Denmark began very nervously against steady bowling and good fielding and made little effort to score and by lunch time had lost six wickets for 60 runs. After lunch saw a change with Morild attacking the bowling and with a display of controlled hitting reached 60* by the end of the 50 overs, by which time he had seen his team score double. Harrison had the best bowling figures of 4 for 5 in 10 overs. However, it must be stated, in fairness to the other bowlers he had finished his spell prior to Morild’s attack. The Irish innings started steadily and Kirkwood and Ryan took the score to 35 before Ryan was run out. Kirkwood (55) playing with uncharacteristic restraint and with solid support from Carson and Harrison, saw the scores level before he was out.
England South v Ireland at Slagelse, 29th July.
England South won the toss and put Ireland in to bat in poor weather conditions with the run-ups and outfield very wet. Ireland made an indifferent start against good bowling and steadily lost wickets and by lunch were 90 for 5. After lunch, due to rain, the Irish innings was reduced to 41 overs but with Masterson (41*) and Wallace (17) hitting out, the innings closed at 144 for 6.
Heavy rain delayed England South innings and when the umpires decided a start was possible, the English target was 121 in 35 overs. In conditions unsuitable for cricket, O’Reilly and Jeffrey made an initial break-through with three wickets falling for 16 runs. However, the English captain Falkener (66) having first steadied the innings took control and with good support from Lines (14) and Haswell (26*) saw his team home. During this period the Irish players both bowlers and fielders laboured manfully with a soapy ball and a waterlogged outfield.
This was a match which in normal circumstances would have been abandoned and in the conditions the team batting second had all the advantage. The Irish team was unhappy to lose under such conditions and were confident that they could have won under normal playing conditions.
Ireland v Netherlands at Slagelse 30th July
Ireland made a poor start with Kirkwood and Martin out for 2 runs. Carson and Dennison, however, got their heads down and took the score to 77 before Carson (32) was out. Harrison (71) joined Dennison (87) and by excellent batting added 130 runs (the highest stand of the tournament) before both fell in the final overs. Netherlands made a brave effort to keep up the required scoring rate but lost wickets to accurate bowling and good fielding. When their star batsman. Elferunk (46), was out with the score at 105 for 5 to a brilliant catch by Me Brine, they gradually fell behind the rate and were all out for 155.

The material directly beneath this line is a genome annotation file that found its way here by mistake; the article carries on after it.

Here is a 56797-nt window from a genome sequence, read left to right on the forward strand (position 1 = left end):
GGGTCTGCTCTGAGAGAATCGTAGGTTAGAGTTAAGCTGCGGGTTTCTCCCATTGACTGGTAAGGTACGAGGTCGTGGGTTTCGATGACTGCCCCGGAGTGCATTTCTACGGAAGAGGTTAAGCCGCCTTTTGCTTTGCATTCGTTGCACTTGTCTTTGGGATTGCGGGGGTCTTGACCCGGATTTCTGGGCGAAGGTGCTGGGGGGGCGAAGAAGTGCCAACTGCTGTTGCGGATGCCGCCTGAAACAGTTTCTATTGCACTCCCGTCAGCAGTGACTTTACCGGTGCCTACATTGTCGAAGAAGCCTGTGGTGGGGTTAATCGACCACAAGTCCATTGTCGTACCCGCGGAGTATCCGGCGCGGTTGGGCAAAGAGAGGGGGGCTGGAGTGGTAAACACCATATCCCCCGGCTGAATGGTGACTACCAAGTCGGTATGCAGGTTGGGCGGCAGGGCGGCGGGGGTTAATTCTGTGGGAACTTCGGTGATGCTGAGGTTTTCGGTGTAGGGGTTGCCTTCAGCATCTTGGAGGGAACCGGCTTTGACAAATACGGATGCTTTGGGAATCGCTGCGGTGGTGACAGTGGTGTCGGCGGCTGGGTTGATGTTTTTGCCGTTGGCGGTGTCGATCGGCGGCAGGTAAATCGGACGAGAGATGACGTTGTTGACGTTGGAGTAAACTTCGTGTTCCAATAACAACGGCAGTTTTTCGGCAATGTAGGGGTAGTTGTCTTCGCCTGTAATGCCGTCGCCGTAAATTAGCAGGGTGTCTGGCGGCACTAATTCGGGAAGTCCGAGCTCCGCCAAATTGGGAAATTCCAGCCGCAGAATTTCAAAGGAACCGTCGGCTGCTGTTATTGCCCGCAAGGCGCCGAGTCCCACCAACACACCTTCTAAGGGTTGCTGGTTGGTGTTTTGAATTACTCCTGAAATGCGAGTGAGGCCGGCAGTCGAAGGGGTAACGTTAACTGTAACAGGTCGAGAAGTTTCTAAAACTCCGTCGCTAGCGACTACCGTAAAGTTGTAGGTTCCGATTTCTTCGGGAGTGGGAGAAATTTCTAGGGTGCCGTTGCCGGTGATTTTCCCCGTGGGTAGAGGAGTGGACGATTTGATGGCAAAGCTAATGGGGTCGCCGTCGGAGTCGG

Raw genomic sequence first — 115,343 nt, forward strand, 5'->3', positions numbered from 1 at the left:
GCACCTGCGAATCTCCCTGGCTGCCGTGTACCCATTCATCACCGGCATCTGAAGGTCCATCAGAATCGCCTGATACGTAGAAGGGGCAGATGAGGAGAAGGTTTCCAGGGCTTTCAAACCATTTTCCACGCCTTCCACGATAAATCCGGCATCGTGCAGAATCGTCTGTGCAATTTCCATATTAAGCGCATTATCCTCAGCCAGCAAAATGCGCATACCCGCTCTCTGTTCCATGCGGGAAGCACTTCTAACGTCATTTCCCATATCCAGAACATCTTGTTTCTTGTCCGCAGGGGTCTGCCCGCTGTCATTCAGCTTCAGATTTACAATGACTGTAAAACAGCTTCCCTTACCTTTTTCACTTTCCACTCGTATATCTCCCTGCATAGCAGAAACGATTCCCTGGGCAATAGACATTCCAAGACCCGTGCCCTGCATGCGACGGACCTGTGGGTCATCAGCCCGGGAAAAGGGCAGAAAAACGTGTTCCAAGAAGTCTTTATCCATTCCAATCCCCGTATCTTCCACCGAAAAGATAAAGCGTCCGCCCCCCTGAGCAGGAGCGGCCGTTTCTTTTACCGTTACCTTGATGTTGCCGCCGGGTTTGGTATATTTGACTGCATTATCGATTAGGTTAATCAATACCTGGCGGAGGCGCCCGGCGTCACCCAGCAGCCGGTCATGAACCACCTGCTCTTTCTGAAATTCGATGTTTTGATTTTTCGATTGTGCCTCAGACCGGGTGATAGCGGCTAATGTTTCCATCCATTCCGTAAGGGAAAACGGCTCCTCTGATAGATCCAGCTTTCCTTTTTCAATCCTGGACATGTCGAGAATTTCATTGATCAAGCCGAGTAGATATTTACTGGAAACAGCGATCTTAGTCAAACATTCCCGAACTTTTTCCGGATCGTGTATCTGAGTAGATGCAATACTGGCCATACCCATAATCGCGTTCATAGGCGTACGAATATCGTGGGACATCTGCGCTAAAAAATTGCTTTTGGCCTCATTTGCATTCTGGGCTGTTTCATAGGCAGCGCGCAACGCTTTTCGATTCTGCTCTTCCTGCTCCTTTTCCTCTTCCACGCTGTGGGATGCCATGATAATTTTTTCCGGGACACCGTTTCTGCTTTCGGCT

Ireland v Bermuda at Soro, 1 August.
Ireland again made a poor start losing 2 wickets for 19 runs. Kirkwood and Dennison batting carefully brought the score to 75 before Kirkwood (20) was out. Dennison continued to bat with ease and found a useful partner in McBrine (20). Ireland’s inning closed at 162/8, thanks mainly to Dennison (68) who was out again forcing the scoring rate in the final overs. Bermuda made a very good if slow start with Jones (33) and Trott (51 *) putting on 72 for the first wicket. But a sudden collapse saw them lose 6 wickets, while their score progressed from 102 to 111 and were all out for 137. The Irish fielding was of a high standard with A. Jeffrey making an outstanding catch to break the opening stand and three batsmen were run out. McBrine was the most successfulof the bowlers with 3 for 25.
Ireland v England North at Soro, 2nd August
Ireland was put in and soon found themselves in trouble against very good English bowling. The Irish batsmen had no answer to the Yorkshire spin bowlers Boocock 2 for 21 and Illingworth (no relation) 5 for 22 and were all out for 70. England North took no chances in their innings and reached their target in 35 overs for the loss of 2 wickets.
Ireland v Canada at Ringsted, 3rd August
Ireland won the toss for the second time in six matches and put Canada in. The effects of six matches in seven days was evident in the Irish performance in the field. The standard of ground fielding and catching was away below previous standards with run outs and catches being missed. The bowlers, with the exception of O’Reilly 2 for 12 in 10 overs were also below their previous form. The Canadian team took advantage of this and thanks to a fine innings by their captain, K. Singh (70) reached 145/9. The Irish team pulled themselves together by the start of their innings and despite the loss of an early wicket, Kirkwood (24), Carson (33), Dennison 33* and Harrison 39* saw the side home with 7 overs to spare.Ireland Squad
- J Kirkwood, captain
- J Martin
- D Ryan
- R Dennison
- A Jeffrey
- R Stanton
- P O’Reilly
- E Masterson
- J McBrine
- M Chada
- G Harrison
- P Wallace
- C Kavanagh
- J Carson
- T McGeady (manager)
- J Boyce (manager)